31 O PERATION AND S UPPORT C ENTER Operation and Maintenance Center (OMC) is connected with all the equipment in the switching center and to the BSC Network operation monitors and controls the system Provides centralized cost-effective support Provides a network overview at any moment Supports maintenance and operational activities for different organizations and groups Slide 31

32 O THER F UNCTIONAL E LEMENTS Message Center (MXE) – handles voice, fax, and data messaging Mobile Service Node (MSN) – handles mobile intelligent network (IN) services Gateway Mobile Services Switching Center (GMSC) – an MSC with a gateway that interconnects two networks GSM Interworking Unit (GIWU) – hardware and software that enables both voice and data Slide 32

33 C ALL R OUTING Slide 33


35 Slide 35

36 GSM S PECIFICATIONS Combination of FDMA and TDMA to send information Frequencies: 800, 900, 1800, 1900 MHz For example, GSM 900: Uplink = 890-915 MHz Downlink = 935-960 MHz Each 25 MHz bandwidth is divided into 124 carrier frequencies spaced 200 KHz with one or more frequencies allocated to each base station Transmission rate: 270 kbps over the air Speech coder: Linear Predictive Coding (LPC) at 13 kbps – filter reduces the bit rate Slide 36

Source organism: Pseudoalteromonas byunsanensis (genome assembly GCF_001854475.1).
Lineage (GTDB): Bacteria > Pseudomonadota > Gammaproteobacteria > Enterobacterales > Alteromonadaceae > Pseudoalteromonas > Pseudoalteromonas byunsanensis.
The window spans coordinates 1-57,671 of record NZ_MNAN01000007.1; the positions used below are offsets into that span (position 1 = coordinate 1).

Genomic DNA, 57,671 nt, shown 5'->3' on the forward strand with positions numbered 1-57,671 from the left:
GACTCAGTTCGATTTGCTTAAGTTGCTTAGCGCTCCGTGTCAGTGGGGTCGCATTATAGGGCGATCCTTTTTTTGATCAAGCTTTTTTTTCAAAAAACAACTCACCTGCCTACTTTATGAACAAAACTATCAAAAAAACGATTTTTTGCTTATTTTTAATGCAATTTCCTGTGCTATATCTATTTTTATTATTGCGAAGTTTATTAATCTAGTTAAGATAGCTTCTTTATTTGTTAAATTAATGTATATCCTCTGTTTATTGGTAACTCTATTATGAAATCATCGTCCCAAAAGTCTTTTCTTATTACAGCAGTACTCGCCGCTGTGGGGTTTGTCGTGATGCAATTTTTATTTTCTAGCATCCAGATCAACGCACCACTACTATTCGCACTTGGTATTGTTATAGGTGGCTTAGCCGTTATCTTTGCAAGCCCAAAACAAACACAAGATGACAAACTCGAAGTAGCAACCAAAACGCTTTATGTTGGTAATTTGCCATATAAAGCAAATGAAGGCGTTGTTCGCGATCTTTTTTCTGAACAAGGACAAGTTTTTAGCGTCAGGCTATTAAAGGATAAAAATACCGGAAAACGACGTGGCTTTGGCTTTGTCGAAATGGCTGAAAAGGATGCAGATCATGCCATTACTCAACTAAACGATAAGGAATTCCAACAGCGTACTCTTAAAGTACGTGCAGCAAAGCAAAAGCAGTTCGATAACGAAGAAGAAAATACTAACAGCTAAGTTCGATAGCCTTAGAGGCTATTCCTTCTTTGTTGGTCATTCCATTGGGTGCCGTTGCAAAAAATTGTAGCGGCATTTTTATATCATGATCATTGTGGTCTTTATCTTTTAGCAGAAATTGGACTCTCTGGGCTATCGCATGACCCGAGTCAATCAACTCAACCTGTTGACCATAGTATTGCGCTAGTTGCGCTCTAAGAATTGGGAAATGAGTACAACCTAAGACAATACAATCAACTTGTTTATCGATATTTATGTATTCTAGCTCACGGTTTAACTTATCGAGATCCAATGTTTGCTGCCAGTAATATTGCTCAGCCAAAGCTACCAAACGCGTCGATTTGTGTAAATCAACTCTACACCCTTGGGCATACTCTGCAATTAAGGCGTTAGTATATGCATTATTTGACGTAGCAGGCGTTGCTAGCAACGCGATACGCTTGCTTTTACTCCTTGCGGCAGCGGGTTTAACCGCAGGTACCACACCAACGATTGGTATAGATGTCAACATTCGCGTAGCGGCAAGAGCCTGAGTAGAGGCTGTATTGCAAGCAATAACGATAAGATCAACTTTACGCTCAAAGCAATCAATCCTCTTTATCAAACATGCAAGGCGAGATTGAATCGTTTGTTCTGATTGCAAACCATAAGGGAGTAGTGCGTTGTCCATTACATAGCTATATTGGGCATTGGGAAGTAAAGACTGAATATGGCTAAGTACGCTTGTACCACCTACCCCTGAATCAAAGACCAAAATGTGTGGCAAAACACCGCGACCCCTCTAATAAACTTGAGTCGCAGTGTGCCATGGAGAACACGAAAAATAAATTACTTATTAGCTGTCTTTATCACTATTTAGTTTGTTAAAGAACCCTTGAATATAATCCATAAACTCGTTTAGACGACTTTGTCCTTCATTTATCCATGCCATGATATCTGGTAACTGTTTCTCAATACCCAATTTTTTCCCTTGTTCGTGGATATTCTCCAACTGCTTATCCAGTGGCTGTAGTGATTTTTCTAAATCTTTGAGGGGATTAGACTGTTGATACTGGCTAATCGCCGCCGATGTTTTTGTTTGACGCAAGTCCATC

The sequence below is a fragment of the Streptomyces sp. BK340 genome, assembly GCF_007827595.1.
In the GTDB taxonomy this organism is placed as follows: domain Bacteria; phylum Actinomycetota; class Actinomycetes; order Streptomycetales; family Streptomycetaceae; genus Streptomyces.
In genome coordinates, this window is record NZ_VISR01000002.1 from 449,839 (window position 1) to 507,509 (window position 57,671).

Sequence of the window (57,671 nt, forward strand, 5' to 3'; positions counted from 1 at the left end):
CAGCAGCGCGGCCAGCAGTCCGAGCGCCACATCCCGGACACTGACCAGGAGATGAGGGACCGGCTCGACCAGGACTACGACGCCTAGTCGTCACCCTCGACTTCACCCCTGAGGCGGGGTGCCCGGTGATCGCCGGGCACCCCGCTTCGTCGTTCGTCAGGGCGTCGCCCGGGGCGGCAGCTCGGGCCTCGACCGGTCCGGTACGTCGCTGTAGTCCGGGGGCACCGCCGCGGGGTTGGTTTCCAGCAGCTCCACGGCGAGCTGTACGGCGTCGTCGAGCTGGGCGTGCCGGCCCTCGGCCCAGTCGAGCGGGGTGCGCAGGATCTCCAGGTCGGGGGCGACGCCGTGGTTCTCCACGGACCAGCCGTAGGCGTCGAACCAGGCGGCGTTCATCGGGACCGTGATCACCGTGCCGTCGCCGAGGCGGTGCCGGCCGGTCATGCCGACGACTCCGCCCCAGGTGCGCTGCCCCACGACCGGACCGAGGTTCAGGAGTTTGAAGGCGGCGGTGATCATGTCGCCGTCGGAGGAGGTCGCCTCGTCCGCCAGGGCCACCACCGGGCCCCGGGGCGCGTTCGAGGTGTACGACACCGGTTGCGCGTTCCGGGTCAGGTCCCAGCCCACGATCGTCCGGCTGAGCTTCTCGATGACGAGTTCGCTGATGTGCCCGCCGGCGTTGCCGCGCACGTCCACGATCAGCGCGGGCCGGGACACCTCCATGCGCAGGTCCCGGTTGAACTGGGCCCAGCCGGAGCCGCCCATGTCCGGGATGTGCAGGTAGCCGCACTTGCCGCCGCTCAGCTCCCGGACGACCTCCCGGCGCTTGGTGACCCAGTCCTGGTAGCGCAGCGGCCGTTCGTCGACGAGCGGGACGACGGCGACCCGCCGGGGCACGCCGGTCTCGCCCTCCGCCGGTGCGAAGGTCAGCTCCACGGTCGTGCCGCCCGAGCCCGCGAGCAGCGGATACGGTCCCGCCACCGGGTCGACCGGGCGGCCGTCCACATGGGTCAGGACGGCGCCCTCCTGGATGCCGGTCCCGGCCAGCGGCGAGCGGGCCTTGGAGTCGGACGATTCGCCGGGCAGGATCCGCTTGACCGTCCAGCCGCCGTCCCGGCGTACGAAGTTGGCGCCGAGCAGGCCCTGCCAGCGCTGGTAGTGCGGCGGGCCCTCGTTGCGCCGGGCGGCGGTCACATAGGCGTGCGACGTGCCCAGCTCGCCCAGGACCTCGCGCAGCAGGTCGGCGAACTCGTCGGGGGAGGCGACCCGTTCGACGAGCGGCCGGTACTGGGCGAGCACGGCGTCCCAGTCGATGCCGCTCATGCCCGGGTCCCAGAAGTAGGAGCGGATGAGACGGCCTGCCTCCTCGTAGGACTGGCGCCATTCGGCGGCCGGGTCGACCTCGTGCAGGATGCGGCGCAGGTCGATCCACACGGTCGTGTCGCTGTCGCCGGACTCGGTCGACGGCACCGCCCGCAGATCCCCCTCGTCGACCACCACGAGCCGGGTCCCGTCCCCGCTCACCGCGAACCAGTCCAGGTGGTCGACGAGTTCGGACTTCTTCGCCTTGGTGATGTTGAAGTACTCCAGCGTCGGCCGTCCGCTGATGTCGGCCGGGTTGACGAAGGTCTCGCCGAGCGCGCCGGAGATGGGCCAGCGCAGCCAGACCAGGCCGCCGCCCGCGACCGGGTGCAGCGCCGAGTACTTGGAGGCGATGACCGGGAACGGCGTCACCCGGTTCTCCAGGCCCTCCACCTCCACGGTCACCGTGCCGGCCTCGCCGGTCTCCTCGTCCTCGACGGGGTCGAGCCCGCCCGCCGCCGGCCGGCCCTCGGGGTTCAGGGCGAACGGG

37 GSM S PECIFICATIONS Frequency range: 1,850 to 1,990 MHz Duplex distance: 80 MHz Channel separation: 200 kHz Modulation: Gaussian minimum shift keying Transmission rate: 270 kbps over the air Access method: Time Division Multiple Access Speech coder: Linear Predictive Coding (LPC) at 13 kbps – filter reduces the bit rate Slide 37

38 GSM Band Information Slide 38

39 GSM N ETWORK A REAS In order of increasing geographic size: Cell – the area covered by one BTS – a number of these make up a: Location Area (LA) – a group of cells – a group of LAs makes up an: MSC/VLR service area – area covered by one MSC – a number of these make up the: Public Land Mobile Network (PLMN) service area– one operator’s network Slide 39